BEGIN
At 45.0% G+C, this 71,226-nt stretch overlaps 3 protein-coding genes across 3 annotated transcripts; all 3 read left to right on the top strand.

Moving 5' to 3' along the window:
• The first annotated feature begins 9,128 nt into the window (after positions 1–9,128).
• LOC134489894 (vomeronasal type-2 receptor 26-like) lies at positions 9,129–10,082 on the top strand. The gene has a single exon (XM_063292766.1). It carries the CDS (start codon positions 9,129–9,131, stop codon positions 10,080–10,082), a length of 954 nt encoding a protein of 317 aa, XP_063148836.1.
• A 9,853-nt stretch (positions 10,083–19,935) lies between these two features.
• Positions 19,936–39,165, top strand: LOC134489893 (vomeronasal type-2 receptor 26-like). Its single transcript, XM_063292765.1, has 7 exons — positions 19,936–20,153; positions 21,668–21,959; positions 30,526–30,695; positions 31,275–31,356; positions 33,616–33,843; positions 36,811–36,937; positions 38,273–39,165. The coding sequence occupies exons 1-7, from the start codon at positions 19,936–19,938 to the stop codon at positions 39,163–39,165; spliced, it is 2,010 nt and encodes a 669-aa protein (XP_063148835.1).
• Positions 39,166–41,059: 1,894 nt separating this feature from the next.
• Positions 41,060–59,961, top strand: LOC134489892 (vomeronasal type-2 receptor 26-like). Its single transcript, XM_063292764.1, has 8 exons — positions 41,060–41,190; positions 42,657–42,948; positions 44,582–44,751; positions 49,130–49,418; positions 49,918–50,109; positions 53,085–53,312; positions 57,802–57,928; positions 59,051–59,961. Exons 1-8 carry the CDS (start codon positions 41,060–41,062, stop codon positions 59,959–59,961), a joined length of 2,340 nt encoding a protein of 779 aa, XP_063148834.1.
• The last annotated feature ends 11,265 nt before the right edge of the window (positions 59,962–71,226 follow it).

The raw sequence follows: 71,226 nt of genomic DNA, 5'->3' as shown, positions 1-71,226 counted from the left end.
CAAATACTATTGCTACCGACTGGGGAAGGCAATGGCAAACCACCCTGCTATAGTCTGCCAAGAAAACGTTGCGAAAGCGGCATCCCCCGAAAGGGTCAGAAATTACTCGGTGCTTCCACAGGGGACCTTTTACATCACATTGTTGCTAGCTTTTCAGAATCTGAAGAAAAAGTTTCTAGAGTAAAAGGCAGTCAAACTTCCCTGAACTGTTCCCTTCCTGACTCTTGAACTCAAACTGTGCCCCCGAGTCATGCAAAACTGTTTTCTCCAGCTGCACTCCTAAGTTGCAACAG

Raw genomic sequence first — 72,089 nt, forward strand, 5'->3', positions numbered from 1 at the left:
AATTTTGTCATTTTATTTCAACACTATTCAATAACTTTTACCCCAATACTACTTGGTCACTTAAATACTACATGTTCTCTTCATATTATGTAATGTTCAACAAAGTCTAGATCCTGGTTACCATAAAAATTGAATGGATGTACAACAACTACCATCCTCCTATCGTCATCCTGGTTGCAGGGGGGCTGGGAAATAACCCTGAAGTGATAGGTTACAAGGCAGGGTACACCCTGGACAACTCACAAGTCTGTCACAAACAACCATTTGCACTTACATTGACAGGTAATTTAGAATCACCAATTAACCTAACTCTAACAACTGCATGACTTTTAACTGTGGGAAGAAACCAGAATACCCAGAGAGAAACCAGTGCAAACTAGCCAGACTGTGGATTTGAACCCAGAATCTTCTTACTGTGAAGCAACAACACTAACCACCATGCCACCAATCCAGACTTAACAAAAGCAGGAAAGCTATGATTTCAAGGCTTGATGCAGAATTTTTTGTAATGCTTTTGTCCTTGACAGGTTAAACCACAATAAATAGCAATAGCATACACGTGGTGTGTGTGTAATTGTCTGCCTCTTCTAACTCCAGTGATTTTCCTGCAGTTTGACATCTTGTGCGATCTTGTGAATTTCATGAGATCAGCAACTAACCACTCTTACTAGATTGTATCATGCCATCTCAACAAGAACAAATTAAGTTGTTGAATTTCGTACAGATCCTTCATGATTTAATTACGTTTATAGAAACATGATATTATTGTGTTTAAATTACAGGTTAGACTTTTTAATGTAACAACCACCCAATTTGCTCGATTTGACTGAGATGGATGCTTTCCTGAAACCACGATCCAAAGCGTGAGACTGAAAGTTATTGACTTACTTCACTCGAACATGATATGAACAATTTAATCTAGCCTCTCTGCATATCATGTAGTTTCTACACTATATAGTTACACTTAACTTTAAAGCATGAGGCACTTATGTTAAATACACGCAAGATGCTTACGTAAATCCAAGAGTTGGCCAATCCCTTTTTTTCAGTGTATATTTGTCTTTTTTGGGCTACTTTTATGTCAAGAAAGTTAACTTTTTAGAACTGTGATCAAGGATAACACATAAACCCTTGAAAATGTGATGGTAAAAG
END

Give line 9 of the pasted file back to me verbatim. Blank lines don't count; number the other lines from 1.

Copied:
• The last annotated feature ends 11,265 nt before the right edge of the window (positions 59,962–71,226 follow it).